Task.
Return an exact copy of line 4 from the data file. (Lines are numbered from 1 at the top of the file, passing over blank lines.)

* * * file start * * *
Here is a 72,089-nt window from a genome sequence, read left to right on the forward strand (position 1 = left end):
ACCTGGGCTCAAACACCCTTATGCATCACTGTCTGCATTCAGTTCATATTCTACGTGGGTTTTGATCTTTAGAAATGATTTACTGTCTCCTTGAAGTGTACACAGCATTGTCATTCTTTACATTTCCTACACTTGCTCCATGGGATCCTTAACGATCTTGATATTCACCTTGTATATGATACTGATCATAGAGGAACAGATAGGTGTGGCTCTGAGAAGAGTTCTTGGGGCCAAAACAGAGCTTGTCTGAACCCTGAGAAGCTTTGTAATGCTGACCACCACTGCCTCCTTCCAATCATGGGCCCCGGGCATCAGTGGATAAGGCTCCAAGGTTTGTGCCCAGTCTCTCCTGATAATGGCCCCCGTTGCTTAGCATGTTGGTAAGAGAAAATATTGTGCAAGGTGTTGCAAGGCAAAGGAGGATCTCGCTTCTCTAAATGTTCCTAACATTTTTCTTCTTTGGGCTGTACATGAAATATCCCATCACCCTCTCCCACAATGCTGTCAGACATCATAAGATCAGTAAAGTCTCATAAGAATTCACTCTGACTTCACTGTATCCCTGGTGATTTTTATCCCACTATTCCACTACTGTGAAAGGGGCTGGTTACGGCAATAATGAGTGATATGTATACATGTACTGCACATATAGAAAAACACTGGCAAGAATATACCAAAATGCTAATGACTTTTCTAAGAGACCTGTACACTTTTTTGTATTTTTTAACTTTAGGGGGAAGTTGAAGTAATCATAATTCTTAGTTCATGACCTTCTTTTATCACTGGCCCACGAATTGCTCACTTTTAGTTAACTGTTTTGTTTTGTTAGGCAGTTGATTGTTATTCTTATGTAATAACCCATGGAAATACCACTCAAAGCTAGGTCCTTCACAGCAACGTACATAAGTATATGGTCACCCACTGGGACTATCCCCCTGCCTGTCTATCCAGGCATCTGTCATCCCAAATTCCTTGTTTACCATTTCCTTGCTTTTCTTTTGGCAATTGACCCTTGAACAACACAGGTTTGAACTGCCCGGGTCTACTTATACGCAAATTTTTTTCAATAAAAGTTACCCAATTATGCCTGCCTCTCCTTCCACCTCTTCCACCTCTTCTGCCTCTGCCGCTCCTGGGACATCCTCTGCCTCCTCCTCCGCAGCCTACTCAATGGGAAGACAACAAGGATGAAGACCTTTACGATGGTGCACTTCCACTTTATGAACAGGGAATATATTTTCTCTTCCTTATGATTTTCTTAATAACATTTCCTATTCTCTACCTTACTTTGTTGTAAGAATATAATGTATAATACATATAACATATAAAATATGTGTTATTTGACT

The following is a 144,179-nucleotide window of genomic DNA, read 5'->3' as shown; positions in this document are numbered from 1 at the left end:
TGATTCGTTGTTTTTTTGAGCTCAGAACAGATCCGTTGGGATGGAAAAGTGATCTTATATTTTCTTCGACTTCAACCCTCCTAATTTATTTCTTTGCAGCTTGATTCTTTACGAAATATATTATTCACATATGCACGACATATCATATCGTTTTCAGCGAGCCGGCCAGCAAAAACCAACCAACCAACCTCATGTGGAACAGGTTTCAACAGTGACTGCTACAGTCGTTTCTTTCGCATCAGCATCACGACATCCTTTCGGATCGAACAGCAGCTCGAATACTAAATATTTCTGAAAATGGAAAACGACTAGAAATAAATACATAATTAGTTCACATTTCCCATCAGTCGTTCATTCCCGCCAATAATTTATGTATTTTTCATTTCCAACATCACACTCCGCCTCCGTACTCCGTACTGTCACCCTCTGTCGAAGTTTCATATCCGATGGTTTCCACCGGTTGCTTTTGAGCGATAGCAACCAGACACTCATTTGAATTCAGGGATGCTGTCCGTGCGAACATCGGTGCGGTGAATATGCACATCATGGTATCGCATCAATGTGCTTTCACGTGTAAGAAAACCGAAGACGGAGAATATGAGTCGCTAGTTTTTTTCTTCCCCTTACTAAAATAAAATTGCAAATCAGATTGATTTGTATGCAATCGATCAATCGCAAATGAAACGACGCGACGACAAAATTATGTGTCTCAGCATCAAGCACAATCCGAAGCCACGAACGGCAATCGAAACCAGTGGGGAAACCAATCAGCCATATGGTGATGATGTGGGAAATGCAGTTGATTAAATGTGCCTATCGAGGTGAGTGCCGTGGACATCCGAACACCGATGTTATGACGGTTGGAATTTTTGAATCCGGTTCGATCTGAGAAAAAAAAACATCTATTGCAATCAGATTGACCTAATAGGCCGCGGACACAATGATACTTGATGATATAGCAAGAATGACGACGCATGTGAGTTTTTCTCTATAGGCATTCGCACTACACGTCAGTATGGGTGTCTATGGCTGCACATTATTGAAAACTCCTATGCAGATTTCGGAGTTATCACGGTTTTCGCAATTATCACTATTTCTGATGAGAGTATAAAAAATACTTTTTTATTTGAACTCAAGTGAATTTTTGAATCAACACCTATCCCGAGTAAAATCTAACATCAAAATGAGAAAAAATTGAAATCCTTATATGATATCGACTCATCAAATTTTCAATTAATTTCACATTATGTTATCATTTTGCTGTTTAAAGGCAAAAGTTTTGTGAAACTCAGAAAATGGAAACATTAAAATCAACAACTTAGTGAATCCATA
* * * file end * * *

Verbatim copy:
TGATTCGTTGTTTTTTTGAGCTCAGAACAGATCCGTTGGGATGGAAAAGTGATCTTATATTTTCTTCGACTTCAACCCTCCTAATTTATTTCTTTGCAGCTTGATTCTTTACGAAATATATTATTCACATATGCACGACATATCATATCGTTTTCAGCGAGCCGGCCAGCAAAAACCAACCAACCAACCTCATGTGGAACAGGTTTCAACAGTGACTGCTACAGTCGTTTCTTTCGCATCAGCATCACGACATCCTTTCGGATCGAACAGCAGCTCGAATACTAAATATTTCTGAAAATGGAAAACGACTAGAAATAAATACATAATTAGTTCACATTTCCCATCAGTCGTTCATTCCCGCCAATAATTTATGTATTTTTCATTTCCAACATCACACTCCGCCTCCGTACTCCGTACTGTCACCCTCTGTCGAAGTTTCATATCCGATGGTTTCCACCGGTTGCTTTTGAGCGATAGCAACCAGACACTCATTTGAATTCAGGGATGCTGTCCGTGCGAACATCGGTGCGGTGAATATGCACATCATGGTATCGCATCAATGTGCTTTCACGTGTAAGAAAACCGAAGACGGAGAATATGAGTCGCTAGTTTTTTTCTTCCCCTTACTAAAATAAAATTGCAAATCAGATTGATTTGTATGCAATCGATCAATCGCAAATGAAACGACGCGACGACAAAATTATGTGTCTCAGCATCAAGCACAATCCGAAGCCACGAACGGCAATCGAAACCAGTGGGGAAACCAATCAGCCATATGGTGATGATGTGGGAAATGCAGTTGATTAAATGTGCCTATCGAGGTGAGTGCCGTGGACATCCGAACACCGATGTTATGACGGTTGGAATTTTTGAATCCGGTTCGATCTGAGAAAAAAAAACATCTATTGCAATCAGATTGACCTAATAGGCCGCGGACACAATGATACTTGATGATATAGCAAGAATGACGACGCATGTGAGTTTTTCTCTATAGGCATTCGCACTACACGTCAGTATGGGTGTCTATGGCTGCACATTATTGAAAACTCCTATGCAGATTTCGGAGTTATCACGGTTTTCGCAATTATCACTATTTCTGATGAGAGTATAAAAAATACTTTTTTATTTGAACTCAAGTGAATTTTTGAATCAACACCTATCCCGAGTAAAATCTAACATCAAAATGAGAAAAAATTGAAATCCTTATATGATATCGACTCATCAAATTTTCAATTAATTTCACATTATGTTATCATTTTGCTGTTTAAAGGCAAAAGTTTTGTGAAACTCAGAAAATGGAAACATTAAAATCAACAACTTAGTGAATCCATA